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Repairs to fire-damaged building completed in three months


Staff writer

After a damaging fire in July caused by a carelessly discarded cigarette resulted in three months of substantial renovations, the Independent Dialysis Foundation Calvert Dialysis Center in Prince Frederick reopened its doors Nov. 8.

“It’s been wonderful,” said Dr. Ciaran Browne, medical director of the dialysis center, of being back in the building. “I think the hardest part for the patients was that they were all separated from each other … and just to get everybody back together again really was huge.”

At 1:44 p.m. July 19, about 42 firefighters from the Prince Frederick, North Beach, Dunkirk, Solomons, St. Leonard, Huntingtown and Benedict volunteer fire departments responded to a fire at the dialysis center at the intersection of Prince Frederick Boulevard and West Dares Beach Road.

The fire, which was reported by employees, was controlled in about 20 minutes. No patients were in the building at the time of the fire and the three staff members who were inside escaped without harm. No injuries were caused by the fire.

Fire officials determined the fire was accidental from a carelessly discarded cigarette thrown into a trash can situated against a small storage container, which was next to the main building. The container quickly ignited, officials said, and the fire spread up the side of the building and to the roof. Significant smoke and heat damage was done to the medical equipment, the press release states, and the business was displaced as a result of the fire.

About $150,000 in structural damage and about $50,000 in damage to its contents were caused by the fire.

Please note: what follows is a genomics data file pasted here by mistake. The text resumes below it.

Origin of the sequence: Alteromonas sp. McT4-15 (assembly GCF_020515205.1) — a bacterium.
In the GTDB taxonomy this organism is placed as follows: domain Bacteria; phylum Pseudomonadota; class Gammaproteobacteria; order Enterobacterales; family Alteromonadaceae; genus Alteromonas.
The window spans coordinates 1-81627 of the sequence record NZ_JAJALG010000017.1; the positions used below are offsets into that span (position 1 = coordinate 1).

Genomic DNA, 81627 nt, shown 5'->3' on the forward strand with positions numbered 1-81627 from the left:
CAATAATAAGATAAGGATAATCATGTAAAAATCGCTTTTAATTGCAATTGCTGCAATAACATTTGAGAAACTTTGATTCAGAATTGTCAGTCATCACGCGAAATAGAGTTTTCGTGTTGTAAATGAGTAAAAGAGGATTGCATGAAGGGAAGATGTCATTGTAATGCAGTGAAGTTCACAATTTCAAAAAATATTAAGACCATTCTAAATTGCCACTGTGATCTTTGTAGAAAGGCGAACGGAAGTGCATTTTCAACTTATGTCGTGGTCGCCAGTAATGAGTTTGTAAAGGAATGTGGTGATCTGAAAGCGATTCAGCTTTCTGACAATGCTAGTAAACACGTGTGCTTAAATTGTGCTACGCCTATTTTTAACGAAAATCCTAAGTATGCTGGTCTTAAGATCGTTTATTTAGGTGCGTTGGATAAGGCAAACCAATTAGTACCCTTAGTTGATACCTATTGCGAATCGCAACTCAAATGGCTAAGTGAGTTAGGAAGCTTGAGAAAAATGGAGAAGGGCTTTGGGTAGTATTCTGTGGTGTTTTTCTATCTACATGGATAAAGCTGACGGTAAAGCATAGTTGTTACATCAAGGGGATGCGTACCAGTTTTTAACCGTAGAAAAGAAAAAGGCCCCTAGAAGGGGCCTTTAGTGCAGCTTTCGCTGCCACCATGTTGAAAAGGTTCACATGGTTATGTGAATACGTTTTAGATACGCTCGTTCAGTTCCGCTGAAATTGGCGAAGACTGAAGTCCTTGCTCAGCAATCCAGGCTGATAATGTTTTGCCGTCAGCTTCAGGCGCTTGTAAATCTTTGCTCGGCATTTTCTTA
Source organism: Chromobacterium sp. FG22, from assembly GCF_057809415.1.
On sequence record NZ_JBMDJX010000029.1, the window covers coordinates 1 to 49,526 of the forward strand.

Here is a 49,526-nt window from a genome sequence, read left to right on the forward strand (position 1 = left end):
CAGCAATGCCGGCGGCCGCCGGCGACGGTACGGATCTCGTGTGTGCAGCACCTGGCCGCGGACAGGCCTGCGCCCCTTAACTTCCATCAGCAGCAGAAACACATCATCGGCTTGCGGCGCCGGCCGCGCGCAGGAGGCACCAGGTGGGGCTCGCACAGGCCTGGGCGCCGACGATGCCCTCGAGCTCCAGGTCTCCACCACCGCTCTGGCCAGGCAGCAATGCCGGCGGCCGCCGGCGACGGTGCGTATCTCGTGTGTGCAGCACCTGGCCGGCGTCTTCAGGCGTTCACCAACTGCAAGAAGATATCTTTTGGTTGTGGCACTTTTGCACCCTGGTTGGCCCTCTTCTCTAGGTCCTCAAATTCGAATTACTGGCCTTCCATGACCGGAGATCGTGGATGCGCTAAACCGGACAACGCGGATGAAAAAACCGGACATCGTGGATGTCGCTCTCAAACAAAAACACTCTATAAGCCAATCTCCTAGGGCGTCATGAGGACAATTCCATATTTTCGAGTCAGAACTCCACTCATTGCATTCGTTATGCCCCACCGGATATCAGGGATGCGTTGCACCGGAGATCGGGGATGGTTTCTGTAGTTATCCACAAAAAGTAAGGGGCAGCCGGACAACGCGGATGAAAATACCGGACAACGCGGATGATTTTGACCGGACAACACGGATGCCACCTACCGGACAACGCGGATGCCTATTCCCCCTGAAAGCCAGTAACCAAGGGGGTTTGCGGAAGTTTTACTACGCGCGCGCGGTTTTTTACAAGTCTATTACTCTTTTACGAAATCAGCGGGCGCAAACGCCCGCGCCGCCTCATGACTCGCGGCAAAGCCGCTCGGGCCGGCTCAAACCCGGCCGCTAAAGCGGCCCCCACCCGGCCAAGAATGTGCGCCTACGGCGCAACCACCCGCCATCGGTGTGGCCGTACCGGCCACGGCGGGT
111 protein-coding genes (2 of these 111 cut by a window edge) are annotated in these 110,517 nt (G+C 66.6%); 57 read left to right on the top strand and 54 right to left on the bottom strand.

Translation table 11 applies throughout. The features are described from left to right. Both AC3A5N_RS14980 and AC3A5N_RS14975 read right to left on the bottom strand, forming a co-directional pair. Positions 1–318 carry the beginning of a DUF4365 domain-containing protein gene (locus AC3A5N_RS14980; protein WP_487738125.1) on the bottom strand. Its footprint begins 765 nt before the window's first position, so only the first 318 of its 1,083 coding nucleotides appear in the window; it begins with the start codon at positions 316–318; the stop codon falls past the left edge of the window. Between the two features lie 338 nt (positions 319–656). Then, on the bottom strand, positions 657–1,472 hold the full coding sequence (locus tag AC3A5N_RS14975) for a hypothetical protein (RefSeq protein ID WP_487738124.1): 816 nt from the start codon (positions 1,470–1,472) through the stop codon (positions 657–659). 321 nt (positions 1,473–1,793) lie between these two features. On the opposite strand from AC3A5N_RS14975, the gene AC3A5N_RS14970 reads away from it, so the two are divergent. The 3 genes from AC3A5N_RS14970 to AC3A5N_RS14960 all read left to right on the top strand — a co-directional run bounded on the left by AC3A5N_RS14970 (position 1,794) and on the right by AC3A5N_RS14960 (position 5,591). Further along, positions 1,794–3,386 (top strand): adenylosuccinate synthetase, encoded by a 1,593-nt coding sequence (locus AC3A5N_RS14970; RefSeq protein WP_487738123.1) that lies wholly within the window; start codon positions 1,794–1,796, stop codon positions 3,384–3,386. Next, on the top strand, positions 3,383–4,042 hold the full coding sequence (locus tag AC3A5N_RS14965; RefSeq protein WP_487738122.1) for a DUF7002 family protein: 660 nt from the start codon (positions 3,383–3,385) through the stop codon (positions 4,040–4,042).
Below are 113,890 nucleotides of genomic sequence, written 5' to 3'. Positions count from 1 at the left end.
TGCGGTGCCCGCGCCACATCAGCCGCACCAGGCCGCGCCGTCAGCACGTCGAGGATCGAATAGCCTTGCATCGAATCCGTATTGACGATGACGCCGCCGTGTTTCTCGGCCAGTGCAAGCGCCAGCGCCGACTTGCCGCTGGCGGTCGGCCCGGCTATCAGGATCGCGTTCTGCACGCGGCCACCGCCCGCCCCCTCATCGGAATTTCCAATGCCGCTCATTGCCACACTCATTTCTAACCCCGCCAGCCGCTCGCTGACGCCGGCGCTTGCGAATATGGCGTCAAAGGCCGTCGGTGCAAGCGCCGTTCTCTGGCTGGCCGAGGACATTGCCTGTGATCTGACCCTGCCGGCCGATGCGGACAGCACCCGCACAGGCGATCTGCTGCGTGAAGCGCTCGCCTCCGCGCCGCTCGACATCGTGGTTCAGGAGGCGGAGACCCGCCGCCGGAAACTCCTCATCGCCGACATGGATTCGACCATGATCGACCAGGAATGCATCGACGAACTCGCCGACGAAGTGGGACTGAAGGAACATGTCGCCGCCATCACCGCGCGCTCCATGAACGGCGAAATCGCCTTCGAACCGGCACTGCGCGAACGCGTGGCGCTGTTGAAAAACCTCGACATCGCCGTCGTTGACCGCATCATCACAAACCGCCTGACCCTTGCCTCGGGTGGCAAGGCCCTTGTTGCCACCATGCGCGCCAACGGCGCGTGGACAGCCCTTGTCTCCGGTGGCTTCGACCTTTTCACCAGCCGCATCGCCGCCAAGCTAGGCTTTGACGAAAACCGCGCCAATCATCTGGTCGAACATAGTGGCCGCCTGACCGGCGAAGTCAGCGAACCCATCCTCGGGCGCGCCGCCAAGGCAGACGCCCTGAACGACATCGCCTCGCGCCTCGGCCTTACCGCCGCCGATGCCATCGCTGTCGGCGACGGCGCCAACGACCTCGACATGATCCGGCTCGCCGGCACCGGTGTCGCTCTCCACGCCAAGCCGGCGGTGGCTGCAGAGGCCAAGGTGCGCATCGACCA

Since the fire destroyed everything in the treatment area, according to a press release sent Tuesday, the patients and staff were welcomed home to a new design and new equipment.

“The place is unrecognizable,” Browne said. “The whole facility is just different. … People have said that it’s a more therapeutic atmosphere.”

The speedy reconstruction was made possible by the leadership of Jack Hammett, who worked closely with the center’s staff to create a state-of-the-art, patient-centered facility, the press release states. The extent of the damage required gutting the entire building and allowed for complete modernization of the facility, which originally opened in October 1992.

Browne said it “was unbelievable” how quickly Hammett was able to get the building repaired, adding that even two weeks after the fire occurred he had the roof replaced. She said the community and the Calvert County Board of County Commissioners showed a lot of support during the reconstruction of the center.

“I think everyone understood that it’s not just a building,” she said.

During the reconstruction, the press release states, the displaced patients received their dialysis treatments locally without interruption at Calvert Memorial Hospital and at RCP Dialysis. The center’s staff demonstrated dedication to their patients by working days, evenings and weekends to ensure all patients received their scheduled treatments.